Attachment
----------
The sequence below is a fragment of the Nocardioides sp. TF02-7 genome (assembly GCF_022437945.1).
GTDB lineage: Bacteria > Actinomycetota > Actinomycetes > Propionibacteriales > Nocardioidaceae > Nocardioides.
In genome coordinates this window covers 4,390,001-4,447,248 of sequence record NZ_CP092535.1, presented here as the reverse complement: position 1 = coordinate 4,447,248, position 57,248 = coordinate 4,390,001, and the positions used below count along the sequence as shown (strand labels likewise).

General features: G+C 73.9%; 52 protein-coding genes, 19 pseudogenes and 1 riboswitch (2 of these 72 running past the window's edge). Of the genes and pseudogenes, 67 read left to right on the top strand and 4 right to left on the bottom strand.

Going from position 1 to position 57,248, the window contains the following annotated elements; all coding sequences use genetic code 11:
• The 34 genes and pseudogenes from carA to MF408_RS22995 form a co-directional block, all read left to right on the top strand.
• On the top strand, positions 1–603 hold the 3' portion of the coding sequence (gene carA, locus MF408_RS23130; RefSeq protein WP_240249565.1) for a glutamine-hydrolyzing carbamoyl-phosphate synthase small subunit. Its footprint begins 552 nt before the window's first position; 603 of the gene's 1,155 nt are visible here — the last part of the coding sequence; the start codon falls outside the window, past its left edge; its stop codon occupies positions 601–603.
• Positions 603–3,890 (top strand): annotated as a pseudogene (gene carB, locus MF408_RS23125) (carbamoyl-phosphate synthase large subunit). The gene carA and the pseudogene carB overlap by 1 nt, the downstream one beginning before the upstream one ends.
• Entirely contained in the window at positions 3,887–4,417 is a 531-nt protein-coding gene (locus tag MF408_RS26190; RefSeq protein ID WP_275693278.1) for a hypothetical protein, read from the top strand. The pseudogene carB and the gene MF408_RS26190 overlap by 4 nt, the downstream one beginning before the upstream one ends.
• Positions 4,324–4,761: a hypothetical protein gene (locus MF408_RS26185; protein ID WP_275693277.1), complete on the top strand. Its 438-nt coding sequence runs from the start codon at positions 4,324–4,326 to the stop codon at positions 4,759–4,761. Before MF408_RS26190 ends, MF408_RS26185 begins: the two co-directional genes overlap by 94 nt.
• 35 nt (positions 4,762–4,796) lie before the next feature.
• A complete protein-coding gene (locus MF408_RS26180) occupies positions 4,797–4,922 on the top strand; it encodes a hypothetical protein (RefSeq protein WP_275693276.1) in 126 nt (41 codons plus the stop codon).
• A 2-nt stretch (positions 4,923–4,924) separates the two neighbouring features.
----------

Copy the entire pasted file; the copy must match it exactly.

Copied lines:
The sequence below is a fragment of the Nocardioides sp. TF02-7 genome (assembly GCF_022437945.1).
GTDB lineage: Bacteria > Actinomycetota > Actinomycetes > Propionibacteriales > Nocardioidaceae > Nocardioides.
In genome coordinates this window covers 4,390,001-4,447,248 of sequence record NZ_CP092535.1, presented here as the reverse complement: position 1 = coordinate 4,447,248, position 57,248 = coordinate 4,390,001, and the positions used below count along the sequence as shown (strand labels likewise).

General features: G+C 73.9%; 52 protein-coding genes, 19 pseudogenes and 1 riboswitch (2 of these 72 running past the window's edge). Of the genes and pseudogenes, 67 read left to right on the top strand and 4 right to left on the bottom strand.

Going from position 1 to position 57,248, the window contains the following annotated elements; all coding sequences use genetic code 11:
• The 34 genes and pseudogenes from carA to MF408_RS22995 form a co-directional block, all read left to right on the top strand.
• On the top strand, positions 1–603 hold the 3' portion of the coding sequence (gene carA, locus MF408_RS23130; RefSeq protein WP_240249565.1) for a glutamine-hydrolyzing carbamoyl-phosphate synthase small subunit. Its footprint begins 552 nt before the window's first position; 603 of the gene's 1,155 nt are visible here — the last part of the coding sequence; the start codon falls outside the window, past its left edge; its stop codon occupies positions 601–603.
• Positions 603–3,890 (top strand): annotated as a pseudogene (gene carB, locus MF408_RS23125) (carbamoyl-phosphate synthase large subunit). The gene carA and the pseudogene carB overlap by 1 nt, the downstream one beginning before the upstream one ends.
• Entirely contained in the window at positions 3,887–4,417 is a 531-nt protein-coding gene (locus tag MF408_RS26190; RefSeq protein ID WP_275693278.1) for a hypothetical protein, read from the top strand. The pseudogene carB and the gene MF408_RS26190 overlap by 4 nt, the downstream one beginning before the upstream one ends.
• Positions 4,324–4,761: a hypothetical protein gene (locus MF408_RS26185; protein ID WP_275693277.1), complete on the top strand. Its 438-nt coding sequence runs from the start codon at positions 4,324–4,326 to the stop codon at positions 4,759–4,761. Before MF408_RS26190 ends, MF408_RS26185 begins: the two co-directional genes overlap by 94 nt.
• 35 nt (positions 4,762–4,796) lie before the next feature.
• A complete protein-coding gene (locus MF408_RS26180) occupies positions 4,797–4,922 on the top strand; it encodes a hypothetical protein (RefSeq protein WP_275693276.1) in 126 nt (41 codons plus the stop codon).
• A 2-nt stretch (positions 4,923–4,924) separates the two neighbouring features.